A Rose Has Teeth in The Mouth of The Beast is an enigmatic, imaginatively catchy, and, therefore, totally absurd, or let’s say, non-sense quotation from the Part II of Wittgenstein’s «Philosophical Investigations». This phrase comes from the synonymic “pain in someone else’s body”, pointing that, in fact, “ one has no notion in advance where to look for teeth in a rose”. Besides the eternal question mark, raised up much further in relativist doctrine, “what seems totally logical and what — absurd due to the human linguistic apparatus”, the poetics of these phrases and metaphors goes deeper into the dark and decadent context in cultural scene of fin de siècle and first decades of 20th century. Lots of occult movements, which appeared at that time, sought for completely new, synthetic ways to explain, how it happened that the present state of things came to that flickering and unstable existance, on the very edge of a global catastrophe.
German expressionism at that time is one of the best examples of how art explores the world, pertaining the nature of supernatural power. “Mysticism and magic, the dark forces to which Germans have always been more than willing to commit themselves, had flourished in the face of death on the battlefields. The hecatombs of young men fallen in the flower of their youth seemed to nourish the grim nostalgia of the survivors. And the ghosts which had haunted the German Romantics revived, like the shades of Hades after draughts of blood” (Lotte H. Eisner's The Haunted Screen, 1952). And the point of this dark revolution in culture and philosophy is the point of changing the wind. Due to historical narratives, as we can see them from the present perspective, the political wind in the geographical centers of mystical, occult, demonological fascinations changed far to the right. The individualistic, eschatological doctrines which tried to convince it’s potential adept in their advantages of perceiving the world and it’s processes in non-materialistic way, developed in opposition to the socialistic and Marxist theories, disputing their from the most essential points. One of these was so-called “interior vision”. According to Kasimir Edschmid, the important cognitive tools of expressionists are visions. “The chain of facts: factories, houses, illness, prostitutes, screams, hunger” does not really exist - there is only interior vision those sights provoke. The aim of the artist is “to grasp what is behind them”.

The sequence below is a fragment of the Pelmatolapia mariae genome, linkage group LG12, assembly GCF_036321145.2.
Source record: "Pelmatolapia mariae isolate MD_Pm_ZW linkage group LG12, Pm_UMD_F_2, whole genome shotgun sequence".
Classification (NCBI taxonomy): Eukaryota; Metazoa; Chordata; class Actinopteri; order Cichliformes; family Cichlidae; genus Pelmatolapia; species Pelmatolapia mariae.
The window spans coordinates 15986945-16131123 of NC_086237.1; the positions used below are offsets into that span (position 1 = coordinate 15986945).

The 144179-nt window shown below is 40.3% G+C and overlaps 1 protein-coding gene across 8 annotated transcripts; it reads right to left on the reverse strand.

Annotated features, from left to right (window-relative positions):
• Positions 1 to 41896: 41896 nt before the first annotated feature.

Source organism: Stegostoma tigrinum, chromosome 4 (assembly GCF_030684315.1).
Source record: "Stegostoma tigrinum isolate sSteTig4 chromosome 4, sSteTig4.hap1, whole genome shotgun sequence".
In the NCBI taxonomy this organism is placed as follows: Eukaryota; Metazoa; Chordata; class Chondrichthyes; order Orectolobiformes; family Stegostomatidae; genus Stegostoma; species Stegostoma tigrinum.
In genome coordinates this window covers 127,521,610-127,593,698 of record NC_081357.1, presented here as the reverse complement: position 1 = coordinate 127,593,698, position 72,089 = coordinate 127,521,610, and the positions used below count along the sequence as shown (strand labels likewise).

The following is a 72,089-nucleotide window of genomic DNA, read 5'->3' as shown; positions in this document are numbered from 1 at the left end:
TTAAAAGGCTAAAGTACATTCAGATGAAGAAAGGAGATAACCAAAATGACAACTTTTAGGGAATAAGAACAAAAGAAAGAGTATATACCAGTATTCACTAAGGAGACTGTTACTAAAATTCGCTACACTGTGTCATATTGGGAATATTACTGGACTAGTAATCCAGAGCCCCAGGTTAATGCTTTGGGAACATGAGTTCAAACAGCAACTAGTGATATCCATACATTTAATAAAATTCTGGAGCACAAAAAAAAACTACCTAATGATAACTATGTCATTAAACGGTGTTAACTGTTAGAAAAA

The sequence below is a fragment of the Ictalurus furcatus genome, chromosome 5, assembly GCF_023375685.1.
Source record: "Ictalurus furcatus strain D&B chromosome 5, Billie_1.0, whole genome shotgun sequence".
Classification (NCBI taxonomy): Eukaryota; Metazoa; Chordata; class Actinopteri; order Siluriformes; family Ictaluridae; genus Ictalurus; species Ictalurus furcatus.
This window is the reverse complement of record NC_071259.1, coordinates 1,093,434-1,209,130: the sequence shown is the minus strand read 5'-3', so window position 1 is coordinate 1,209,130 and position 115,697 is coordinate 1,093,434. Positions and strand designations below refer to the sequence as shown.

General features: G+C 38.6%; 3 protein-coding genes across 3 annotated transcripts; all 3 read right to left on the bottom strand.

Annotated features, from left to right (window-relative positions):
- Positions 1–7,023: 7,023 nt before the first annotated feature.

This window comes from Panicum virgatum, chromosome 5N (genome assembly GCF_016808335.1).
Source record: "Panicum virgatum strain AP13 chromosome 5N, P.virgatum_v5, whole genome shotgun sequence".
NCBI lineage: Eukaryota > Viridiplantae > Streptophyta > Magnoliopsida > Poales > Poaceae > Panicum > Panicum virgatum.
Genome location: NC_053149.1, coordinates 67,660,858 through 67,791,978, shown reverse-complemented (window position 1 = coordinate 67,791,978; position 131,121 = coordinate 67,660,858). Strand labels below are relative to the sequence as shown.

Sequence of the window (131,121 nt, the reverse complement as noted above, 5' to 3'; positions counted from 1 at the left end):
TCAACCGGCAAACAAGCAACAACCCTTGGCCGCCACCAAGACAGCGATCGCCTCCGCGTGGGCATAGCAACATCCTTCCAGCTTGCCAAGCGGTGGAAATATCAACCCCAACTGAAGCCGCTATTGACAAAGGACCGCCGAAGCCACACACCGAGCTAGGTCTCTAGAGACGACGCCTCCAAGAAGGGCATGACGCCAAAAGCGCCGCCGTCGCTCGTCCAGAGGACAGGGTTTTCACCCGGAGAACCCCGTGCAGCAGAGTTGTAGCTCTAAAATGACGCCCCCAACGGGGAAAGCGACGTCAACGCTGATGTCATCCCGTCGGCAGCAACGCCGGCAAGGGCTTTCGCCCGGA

Coming closer to the times we do live in, to the gaze we use to analyze the different systems operating the world, we can claim that modus operandi of the political mood turning to the right all around is again facing us to the interior vision of the artists. When the reality is giving the artistic community the new task to think further than the materialistic movements and post-Marxist analysis, when the regime of the slow-motion apocalypse moves the spectators and actors to the other states of life, and, at last, when the Icelandic government legalizes elves, then the artists and theorists think again of the «New Escapologies» (C. Esche), of the interior vision, of the conspirology and supernatural processes, and, of course, imagine apocalypse and the ways of dealing with post-apocalypse new world order.
Andrey Parshikov (curator)
Doctor Wolfgang Hauptman
Florian Aschka and Larissa Kopp